Photo of the Day – August 28, 2015

Whitney Rattlesnake

A photo’s resurfaced on the internet of some park rangers relocating a pretty big rattler down on Lake Whitney. I say resurfaced because the photo first made the rounds back in early 2012, and as is usually the case these days, several internet jockeys called the photo a fake. The angle of the photo does make the snake looked bigger than it really was, but if you were holding that snake, you’d have it way out there too. Regardless, according to TPWD, the photo is legit, having even been posted on their Facebook feed. I couldn’t find a lot of info about the rattler’s relocation, but I did run across this, which is the most reliable account of the photo that I could find, from Texas Bow Hunters’s:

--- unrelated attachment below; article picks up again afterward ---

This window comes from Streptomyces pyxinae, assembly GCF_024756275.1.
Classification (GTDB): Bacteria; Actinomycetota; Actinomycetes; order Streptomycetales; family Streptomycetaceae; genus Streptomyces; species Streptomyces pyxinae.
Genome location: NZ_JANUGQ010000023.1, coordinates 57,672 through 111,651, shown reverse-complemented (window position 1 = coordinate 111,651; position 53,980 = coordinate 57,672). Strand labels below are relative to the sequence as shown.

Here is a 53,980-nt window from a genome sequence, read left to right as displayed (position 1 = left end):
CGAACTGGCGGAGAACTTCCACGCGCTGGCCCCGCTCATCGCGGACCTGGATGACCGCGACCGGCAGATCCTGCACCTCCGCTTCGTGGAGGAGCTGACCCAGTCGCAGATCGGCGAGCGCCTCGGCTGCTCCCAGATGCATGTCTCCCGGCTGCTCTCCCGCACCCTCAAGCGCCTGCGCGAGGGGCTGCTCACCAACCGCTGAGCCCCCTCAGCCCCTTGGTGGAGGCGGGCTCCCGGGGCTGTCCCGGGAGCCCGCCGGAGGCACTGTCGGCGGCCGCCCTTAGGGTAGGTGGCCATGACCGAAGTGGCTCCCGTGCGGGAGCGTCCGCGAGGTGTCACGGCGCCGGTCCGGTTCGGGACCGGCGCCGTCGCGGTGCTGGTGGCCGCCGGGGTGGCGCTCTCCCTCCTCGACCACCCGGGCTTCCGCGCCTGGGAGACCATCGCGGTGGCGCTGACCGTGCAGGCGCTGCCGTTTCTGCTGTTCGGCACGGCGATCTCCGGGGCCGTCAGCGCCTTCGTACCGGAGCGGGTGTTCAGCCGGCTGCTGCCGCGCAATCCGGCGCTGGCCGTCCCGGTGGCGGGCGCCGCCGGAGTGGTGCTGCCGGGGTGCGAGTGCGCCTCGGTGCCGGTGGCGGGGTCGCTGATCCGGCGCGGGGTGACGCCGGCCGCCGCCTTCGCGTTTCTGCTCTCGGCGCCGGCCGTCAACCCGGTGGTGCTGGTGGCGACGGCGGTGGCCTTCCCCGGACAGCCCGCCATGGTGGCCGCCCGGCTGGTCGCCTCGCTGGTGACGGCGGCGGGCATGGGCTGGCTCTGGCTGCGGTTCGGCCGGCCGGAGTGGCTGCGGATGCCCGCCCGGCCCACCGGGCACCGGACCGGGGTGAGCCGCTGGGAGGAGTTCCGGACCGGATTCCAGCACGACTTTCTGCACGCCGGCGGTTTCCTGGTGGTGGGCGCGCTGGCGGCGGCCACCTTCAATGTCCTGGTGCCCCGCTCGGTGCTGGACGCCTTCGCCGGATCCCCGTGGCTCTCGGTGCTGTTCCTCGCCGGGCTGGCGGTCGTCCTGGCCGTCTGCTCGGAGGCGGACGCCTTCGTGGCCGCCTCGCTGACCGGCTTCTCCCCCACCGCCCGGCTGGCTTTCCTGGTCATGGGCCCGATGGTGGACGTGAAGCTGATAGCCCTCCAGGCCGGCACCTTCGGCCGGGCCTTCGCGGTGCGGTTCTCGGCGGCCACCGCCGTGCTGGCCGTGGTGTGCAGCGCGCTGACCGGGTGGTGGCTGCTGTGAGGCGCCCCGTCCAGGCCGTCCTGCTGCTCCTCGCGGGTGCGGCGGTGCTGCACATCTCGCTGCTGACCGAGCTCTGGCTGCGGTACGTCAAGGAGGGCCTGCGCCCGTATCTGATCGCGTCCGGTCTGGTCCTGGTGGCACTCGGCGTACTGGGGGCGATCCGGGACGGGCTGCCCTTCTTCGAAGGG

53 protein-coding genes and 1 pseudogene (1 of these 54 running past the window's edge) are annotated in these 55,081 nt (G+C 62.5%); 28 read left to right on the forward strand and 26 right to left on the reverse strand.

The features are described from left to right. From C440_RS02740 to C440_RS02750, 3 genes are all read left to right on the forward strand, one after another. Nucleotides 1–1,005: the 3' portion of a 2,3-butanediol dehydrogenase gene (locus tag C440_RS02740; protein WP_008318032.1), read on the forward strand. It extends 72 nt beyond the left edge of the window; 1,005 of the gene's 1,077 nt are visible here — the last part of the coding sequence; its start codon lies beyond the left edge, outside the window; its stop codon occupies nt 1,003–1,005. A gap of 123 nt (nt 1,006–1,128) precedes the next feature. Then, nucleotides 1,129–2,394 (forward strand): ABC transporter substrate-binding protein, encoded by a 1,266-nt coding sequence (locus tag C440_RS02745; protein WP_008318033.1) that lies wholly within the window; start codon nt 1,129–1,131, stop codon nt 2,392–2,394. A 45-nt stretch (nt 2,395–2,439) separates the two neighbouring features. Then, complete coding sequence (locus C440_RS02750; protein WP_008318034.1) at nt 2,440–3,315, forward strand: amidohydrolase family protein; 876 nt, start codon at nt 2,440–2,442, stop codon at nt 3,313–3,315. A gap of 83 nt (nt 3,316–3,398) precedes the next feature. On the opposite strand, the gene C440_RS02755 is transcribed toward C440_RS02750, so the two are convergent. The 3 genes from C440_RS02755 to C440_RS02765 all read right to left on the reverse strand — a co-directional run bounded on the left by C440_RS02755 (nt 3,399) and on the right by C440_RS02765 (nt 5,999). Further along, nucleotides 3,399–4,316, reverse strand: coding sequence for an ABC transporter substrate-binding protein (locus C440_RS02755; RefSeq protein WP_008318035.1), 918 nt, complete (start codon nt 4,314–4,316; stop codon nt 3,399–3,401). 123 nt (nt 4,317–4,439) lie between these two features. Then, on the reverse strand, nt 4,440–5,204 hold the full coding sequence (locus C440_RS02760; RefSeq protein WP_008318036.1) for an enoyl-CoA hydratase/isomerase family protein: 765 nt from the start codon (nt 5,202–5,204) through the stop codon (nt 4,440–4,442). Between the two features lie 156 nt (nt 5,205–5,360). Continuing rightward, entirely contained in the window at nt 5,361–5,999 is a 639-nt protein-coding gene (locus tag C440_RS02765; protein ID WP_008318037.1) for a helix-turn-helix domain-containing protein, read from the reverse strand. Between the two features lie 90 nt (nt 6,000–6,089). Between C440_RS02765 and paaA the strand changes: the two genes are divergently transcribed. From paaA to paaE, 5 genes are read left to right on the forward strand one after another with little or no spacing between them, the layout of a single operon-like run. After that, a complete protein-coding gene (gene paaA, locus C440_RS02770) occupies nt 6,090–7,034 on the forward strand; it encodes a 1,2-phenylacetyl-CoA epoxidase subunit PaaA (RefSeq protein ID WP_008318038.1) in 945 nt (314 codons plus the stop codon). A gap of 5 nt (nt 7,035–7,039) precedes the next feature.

“…this is indeed a genuine photo. This [is] a 4-5 foot native Western Diamondback that was observed sunning himself on a rock by park visitors who then contacted park staff. Park management responded and humanely removed the snake from near a trail and relocated it to the prairie part of the park without incident. Western Diamondbacks and in fact all snakes in Texas are vital to the natural beauty and wildness of our state parks and natural areas. Incidents involving venomous snakes are quite rare, but visitors should always be vigilant in natural habitats and wear appropriate clothing, boots and long pants when hiking or back-packing the trails. Most snakes are not aggressive and would prefer to be left alone.” (Texas Bow Hunters: Lake Whitney State Park Rattlesnake):

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